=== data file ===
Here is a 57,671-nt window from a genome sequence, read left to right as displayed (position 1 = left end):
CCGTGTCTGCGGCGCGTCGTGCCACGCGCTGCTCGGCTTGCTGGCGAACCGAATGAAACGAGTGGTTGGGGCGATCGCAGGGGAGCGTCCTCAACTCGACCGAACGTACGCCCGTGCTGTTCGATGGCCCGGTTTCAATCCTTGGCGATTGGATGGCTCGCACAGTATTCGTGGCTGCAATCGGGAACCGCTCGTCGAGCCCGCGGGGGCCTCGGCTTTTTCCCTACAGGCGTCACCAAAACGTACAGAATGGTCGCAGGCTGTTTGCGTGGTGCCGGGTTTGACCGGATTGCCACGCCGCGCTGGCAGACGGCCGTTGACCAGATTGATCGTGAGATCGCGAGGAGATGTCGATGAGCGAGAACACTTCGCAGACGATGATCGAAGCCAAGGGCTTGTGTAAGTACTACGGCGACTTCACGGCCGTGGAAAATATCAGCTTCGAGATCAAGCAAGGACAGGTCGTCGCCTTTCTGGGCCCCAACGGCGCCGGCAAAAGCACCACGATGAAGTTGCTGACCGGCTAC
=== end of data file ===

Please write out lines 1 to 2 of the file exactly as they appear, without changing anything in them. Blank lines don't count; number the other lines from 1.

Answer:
Here is a 57,671-nt window from a genome sequence, read left to right as displayed (position 1 = left end):
CCGTGTCTGCGGCGCGTCGTGCCACGCGCTGCTCGGCTTGCTGGCGAACCGAATGAAACGAGTGGTTGGGGCGATCGCAGGGGAGCGTCCTCAACTCGACCGAACGTACGCCCGTGCTGTTCGATGGCCCGGTTTCAATCCTTGGCGATTGGATGGCTCGCACAGTATTCGTGGCTGCAATCGGGAACCGCTCGTCGAGCCCGCGGGGGCCTCGGCTTTTTCCCTACAGGCGTCACCAAAACGTACAGAATGGTCGCAGGCTGTTTGCGTGGTGCCGGGTTTGACCGGATTGCCACGCCGCGCTGGCAGACGGCCGTTGACCAGATTGATCGTGAGATCGCGAGGAGATGTCGATGAGCGAGAACACTTCGCAGACGATGATCGAAGCCAAGGGCTTGTGTAAGTACTACGGCGACTTCACGGCCGTGGAAAATATCAGCTTCGAGATCAAGCAAGGACAGGTCGTCGCCTTTCTGGGCCCCAACGGCGCCGGCAAAAGCACCACGATGAAGTTGCTGACCGGCTAC